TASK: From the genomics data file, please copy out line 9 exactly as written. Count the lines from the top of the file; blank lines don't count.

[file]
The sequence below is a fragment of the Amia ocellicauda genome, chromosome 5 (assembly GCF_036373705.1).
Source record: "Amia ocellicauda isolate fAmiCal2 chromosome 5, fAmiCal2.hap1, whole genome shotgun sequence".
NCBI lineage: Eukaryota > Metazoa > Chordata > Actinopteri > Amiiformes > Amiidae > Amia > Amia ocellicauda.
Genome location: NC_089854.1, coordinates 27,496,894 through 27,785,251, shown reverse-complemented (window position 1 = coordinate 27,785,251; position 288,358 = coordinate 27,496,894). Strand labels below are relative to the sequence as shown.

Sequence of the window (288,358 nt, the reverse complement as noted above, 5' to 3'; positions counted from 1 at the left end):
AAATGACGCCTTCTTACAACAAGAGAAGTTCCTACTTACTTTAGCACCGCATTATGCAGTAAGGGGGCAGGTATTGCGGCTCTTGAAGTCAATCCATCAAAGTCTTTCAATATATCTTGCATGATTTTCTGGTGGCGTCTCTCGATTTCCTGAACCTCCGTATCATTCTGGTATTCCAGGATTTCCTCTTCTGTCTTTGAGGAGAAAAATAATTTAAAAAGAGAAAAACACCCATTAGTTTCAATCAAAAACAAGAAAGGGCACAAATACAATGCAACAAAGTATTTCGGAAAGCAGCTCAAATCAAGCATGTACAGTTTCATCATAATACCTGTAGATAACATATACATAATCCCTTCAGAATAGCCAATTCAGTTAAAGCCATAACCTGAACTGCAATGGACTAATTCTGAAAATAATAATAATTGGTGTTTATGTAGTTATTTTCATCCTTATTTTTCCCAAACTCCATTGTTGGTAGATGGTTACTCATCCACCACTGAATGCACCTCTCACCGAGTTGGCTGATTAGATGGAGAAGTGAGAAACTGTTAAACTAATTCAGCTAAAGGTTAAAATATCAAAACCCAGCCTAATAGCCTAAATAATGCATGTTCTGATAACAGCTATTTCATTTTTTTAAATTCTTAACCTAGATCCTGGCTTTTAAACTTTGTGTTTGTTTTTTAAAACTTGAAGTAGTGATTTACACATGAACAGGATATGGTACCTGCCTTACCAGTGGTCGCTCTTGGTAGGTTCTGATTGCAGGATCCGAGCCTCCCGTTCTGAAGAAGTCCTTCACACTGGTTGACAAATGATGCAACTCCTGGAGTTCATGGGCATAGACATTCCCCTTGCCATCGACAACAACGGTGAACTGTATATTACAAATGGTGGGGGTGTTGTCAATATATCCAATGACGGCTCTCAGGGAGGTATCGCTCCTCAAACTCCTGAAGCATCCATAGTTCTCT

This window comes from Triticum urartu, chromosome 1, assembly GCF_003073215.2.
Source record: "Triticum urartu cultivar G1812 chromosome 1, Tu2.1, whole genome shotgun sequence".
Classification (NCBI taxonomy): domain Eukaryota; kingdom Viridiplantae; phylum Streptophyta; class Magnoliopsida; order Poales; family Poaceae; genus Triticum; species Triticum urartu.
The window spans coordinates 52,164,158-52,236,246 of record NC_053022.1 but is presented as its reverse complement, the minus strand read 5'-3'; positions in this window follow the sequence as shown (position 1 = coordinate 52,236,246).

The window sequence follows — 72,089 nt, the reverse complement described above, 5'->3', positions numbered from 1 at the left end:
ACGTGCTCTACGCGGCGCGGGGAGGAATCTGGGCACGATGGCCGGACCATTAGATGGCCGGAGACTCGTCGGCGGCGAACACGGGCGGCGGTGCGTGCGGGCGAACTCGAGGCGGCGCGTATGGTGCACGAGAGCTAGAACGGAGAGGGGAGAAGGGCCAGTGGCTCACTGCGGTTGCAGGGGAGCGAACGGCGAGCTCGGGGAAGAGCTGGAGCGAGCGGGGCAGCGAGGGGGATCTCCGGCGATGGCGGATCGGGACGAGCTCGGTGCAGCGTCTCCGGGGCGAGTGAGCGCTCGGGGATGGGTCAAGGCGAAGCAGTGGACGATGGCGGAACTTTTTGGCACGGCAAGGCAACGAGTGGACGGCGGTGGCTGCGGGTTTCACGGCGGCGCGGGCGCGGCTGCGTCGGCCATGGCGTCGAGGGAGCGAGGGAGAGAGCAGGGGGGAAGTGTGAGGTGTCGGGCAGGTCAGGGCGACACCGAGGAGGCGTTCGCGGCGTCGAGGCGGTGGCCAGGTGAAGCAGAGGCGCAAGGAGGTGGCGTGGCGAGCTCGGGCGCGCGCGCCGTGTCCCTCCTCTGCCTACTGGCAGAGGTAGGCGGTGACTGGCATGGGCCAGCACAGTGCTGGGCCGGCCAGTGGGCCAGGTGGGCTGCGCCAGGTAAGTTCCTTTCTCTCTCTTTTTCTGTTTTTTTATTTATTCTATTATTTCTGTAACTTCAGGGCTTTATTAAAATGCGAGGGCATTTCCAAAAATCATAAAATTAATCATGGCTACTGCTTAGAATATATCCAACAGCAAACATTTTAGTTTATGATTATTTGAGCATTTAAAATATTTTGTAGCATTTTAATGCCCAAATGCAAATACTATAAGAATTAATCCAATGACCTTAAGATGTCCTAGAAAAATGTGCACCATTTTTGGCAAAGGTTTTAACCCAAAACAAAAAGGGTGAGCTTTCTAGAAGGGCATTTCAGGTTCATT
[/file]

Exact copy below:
Classification (NCBI taxonomy): domain Eukaryota; kingdom Viridiplantae; phylum Streptophyta; class Magnoliopsida; order Poales; family Poaceae; genus Triticum; species Triticum urartu.